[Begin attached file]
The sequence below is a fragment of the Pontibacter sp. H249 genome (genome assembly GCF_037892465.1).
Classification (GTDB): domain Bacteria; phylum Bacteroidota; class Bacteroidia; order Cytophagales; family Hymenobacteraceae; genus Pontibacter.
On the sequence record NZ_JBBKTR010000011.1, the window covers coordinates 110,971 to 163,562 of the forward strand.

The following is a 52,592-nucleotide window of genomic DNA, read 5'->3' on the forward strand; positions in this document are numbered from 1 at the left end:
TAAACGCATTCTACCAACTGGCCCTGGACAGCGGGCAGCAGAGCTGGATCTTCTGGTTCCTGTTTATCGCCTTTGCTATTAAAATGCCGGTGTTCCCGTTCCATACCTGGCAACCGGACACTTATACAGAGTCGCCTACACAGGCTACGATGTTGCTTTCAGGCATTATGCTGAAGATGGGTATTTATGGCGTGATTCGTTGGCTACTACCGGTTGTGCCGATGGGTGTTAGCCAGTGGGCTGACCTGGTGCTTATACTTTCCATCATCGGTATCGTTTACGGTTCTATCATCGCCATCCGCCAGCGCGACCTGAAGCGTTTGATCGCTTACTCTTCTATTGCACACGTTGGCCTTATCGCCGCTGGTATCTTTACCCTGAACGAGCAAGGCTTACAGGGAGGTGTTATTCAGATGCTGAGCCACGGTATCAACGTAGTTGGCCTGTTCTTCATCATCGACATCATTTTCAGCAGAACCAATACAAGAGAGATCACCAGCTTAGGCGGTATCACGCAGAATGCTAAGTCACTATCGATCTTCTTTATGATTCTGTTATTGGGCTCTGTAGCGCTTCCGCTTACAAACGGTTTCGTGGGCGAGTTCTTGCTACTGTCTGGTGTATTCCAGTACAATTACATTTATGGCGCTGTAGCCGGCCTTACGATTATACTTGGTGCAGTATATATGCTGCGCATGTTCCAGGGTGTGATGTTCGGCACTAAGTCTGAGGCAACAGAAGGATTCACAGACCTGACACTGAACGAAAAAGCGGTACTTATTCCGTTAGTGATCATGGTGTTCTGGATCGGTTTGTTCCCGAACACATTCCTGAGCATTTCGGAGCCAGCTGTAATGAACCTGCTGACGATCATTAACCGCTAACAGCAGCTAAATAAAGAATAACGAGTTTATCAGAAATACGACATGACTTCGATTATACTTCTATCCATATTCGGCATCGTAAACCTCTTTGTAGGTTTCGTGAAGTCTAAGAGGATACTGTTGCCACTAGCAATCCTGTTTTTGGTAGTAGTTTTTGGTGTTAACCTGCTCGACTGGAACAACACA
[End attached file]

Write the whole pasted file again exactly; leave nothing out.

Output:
The sequence below is a fragment of the Pontibacter sp. H249 genome (genome assembly GCF_037892465.1).
Classification (GTDB): domain Bacteria; phylum Bacteroidota; class Bacteroidia; order Cytophagales; family Hymenobacteraceae; genus Pontibacter.
On the sequence record NZ_JBBKTR010000011.1, the window covers coordinates 110,971 to 163,562 of the forward strand.

The following is a 52,592-nucleotide window of genomic DNA, read 5'->3' on the forward strand; positions in this document are numbered from 1 at the left end:
TAAACGCATTCTACCAACTGGCCCTGGACAGCGGGCAGCAGAGCTGGATCTTCTGGTTCCTGTTTATCGCCTTTGCTATTAAAATGCCGGTGTTCCCGTTCCATACCTGGCAACCGGACACTTATACAGAGTCGCCTACACAGGCTACGATGTTGCTTTCAGGCATTATGCTGAAGATGGGTATTTATGGCGTGATTCGTTGGCTACTACCGGTTGTGCCGATGGGTGTTAGCCAGTGGGCTGACCTGGTGCTTATACTTTCCATCATCGGTATCGTTTACGGTTCTATCATCGCCATCCGCCAGCGCGACCTGAAGCGTTTGATCGCTTACTCTTCTATTGCACACGTTGGCCTTATCGCCGCTGGTATCTTTACCCTGAACGAGCAAGGCTTACAGGGAGGTGTTATTCAGATGCTGAGCCACGGTATCAACGTAGTTGGCCTGTTCTTCATCATCGACATCATTTTCAGCAGAACCAATACAAGAGAGATCACCAGCTTAGGCGGTATCACGCAGAATGCTAAGTCACTATCGATCTTCTTTATGATTCTGTTATTGGGCTCTGTAGCGCTTCCGCTTACAAACGGTTTCGTGGGCGAGTTCTTGCTACTGTCTGGTGTATTCCAGTACAATTACATTTATGGCGCTGTAGCCGGCCTTACGATTATACTTGGTGCAGTATATATGCTGCGCATGTTCCAGGGTGTGATGTTCGGCACTAAGTCTGAGGCAACAGAAGGATTCACAGACCTGACACTGAACGAAAAAGCGGTACTTATTCCGTTAGTGATCATGGTGTTCTGGATCGGTTTGTTCCCGAACACATTCCTGAGCATTTCGGAGCCAGCTGTAATGAACCTGCTGACGATCATTAACCGCTAACAGCAGCTAAATAAAGAATAACGAGTTTATCAGAAATACGACATGACTTCGATTATACTTCTATCCATATTCGGCATCGTAAACCTCTTTGTAGGTTTCGTGAAGTCTAAGAGGATACTGTTGCCACTAGCAATCCTGTTTTTGGTAGTAGTTTTTGGTGTTAACCTGCTCGACTGGAACAACACA